No shrub of the field was yet in the earth, and no herb of the field had yet sprung up; for the Lord God had not caused it to rain upon the earth, and there was not a man to till the ground; but there went up a mist from the earth, and watered the whole face of the ground. Then the Lord God formed man of the dust of the ground, and breathed into his nostrils the breath of life; and man became a living soul. And the Lord God planted a garden eastward, in Eden; and there He put the man whom He had formed.
Genesis 2: 5-8
We live in a violent time. Force and violence seemingly pervade every aspect of our lives: the personal, the relational, the economic, and the political. My father used to say that life is a struggle, a battle. I remember strongly resisting his interpretation of life. Yet, increasingly his perspective seems to be born out in my own experience.
Reading once again the two creation accounts from the Book of Genesis, I find myself moved by a sense of their tenderness and intimacy. There is life, hope, and promise in them. “. . . for the Lord God had not caused it to rain upon the earth, and there was not a human to till the ground; but there went up a mist from the earth, and watered the whole face of the ground.” The love and care of the Creator is evident, both in what has already been made and in the promise of what is to come. The present and the future are intimately linked. There were not yet shrubs or herbs, but there would be once God brought down the promised rain and created the humans who would tend and till the earth.
The world of Genesis is a deeply inter-related one. Everything depends on everything and everyone else. The promise of creation will unfold, according to the mind of the creator, in such a way that each aspect of creation depends on all others. The earth itself, as well as all its creatures, human and non-human, is an appeal to all else to play its part in its unfolding. As the earth sources our lives as animals and humans, so we are to respond by caring for it, and for each other with tenderness.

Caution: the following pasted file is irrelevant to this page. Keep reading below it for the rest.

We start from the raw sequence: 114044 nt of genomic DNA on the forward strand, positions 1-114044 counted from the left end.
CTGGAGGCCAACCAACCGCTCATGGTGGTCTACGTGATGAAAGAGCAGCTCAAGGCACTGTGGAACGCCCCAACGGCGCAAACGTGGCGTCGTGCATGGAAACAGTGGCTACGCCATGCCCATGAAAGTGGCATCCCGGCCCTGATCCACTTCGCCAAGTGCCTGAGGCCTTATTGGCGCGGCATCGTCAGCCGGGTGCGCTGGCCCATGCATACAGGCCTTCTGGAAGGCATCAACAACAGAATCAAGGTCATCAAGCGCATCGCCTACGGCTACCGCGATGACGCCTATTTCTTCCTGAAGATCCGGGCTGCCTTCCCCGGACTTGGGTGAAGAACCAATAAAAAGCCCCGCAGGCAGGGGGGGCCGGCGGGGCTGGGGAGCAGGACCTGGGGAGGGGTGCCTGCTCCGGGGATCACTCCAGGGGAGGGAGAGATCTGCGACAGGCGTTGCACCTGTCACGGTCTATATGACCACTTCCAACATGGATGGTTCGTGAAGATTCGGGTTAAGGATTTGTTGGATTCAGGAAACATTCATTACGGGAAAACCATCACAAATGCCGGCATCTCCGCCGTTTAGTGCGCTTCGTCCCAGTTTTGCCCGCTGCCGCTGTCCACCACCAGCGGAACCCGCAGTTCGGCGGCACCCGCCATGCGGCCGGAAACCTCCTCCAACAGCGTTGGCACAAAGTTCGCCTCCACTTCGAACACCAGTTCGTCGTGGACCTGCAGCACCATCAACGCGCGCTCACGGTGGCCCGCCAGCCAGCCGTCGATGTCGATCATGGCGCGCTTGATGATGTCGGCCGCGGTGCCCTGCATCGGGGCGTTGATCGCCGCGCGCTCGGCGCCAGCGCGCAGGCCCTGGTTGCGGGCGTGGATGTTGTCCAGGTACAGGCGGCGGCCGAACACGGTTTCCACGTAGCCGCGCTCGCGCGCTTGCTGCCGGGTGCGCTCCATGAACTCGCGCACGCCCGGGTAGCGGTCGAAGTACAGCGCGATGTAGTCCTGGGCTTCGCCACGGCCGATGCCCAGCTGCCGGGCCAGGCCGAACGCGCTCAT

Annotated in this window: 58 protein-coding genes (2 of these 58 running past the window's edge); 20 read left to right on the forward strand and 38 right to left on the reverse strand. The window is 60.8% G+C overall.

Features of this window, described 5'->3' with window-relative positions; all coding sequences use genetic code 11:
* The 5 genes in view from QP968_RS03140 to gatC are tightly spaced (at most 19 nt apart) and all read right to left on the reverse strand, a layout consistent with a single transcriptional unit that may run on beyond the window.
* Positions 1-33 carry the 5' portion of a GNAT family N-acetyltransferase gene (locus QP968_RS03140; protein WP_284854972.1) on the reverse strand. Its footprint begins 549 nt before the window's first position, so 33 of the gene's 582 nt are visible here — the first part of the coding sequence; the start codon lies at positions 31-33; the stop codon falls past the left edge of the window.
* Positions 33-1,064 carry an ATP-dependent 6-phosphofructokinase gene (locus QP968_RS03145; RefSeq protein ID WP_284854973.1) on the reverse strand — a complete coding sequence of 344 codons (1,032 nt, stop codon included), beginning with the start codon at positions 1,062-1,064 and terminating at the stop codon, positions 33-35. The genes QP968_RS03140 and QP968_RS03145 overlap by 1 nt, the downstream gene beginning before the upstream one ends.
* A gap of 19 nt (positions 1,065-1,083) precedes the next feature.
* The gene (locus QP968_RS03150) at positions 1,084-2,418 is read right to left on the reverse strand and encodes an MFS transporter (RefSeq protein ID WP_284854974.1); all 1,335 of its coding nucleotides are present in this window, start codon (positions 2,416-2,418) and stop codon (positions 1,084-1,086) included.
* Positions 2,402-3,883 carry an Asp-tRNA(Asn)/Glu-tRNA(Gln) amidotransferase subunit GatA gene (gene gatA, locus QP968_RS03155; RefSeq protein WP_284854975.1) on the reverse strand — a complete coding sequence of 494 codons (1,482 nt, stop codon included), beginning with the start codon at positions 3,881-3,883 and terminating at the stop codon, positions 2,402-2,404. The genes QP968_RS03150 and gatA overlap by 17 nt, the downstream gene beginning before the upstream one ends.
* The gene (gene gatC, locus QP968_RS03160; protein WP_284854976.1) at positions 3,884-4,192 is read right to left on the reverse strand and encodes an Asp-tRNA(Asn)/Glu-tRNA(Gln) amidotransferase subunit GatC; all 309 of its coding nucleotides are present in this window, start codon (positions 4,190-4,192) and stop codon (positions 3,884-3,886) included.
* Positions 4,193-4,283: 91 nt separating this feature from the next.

Pope Francis says that it is a misreading of Genesis to hear it as a call to dominate the earth. Yet, from the beginning this “misreading” has informed human actions. Adam and Eve are free to eat of all of the fruit that God provides but are not to take that fruit of the “tree of the knowledge of good and evil.” It is of the divinely established order of life that all we need is given to us; to be truly human is to willingly and gratefully receive what we need from “the hand” of its source. Yet, when we do not remain in our true place, when we violently take what is not ours to have, we create chaos and havoc. We begin to deplete and destroy a creation that is not of our making. We initiate a cycle of greed and violence that perpetuates itself and strengthens over time. We forget who we really are and what our actual place is in the universe. It is at this point that life becomes a struggle and a battle.
Recently I was reading from a book of the psychoanalyst Adam Phillips entitled Going Sane. In a chapter on the place of money in our lives, he comments on a passage from the economist John Maynard Keynes in which Keynes discusses the deformation of human consciousness that occurs when money becomes a primary value. Keynes wrote that “When the accumulation of wealth is no longer of high social importance . . . We shall be able to rid ourselves of many of the pseudo-moral principles that have hagridden us for two hundred years, by which we have exalted some of the most distasteful human qualities into the position of the highest virtues.” Keynes raises a very vital psychological and spiritual question. What has our unbridled sense of the virtue of wealth accumulation done to our human consciousness? Is such a “virtue,” an inherently violent act that separates us from the caring and tender relationship with each other and creation to which we are called by Reality itself?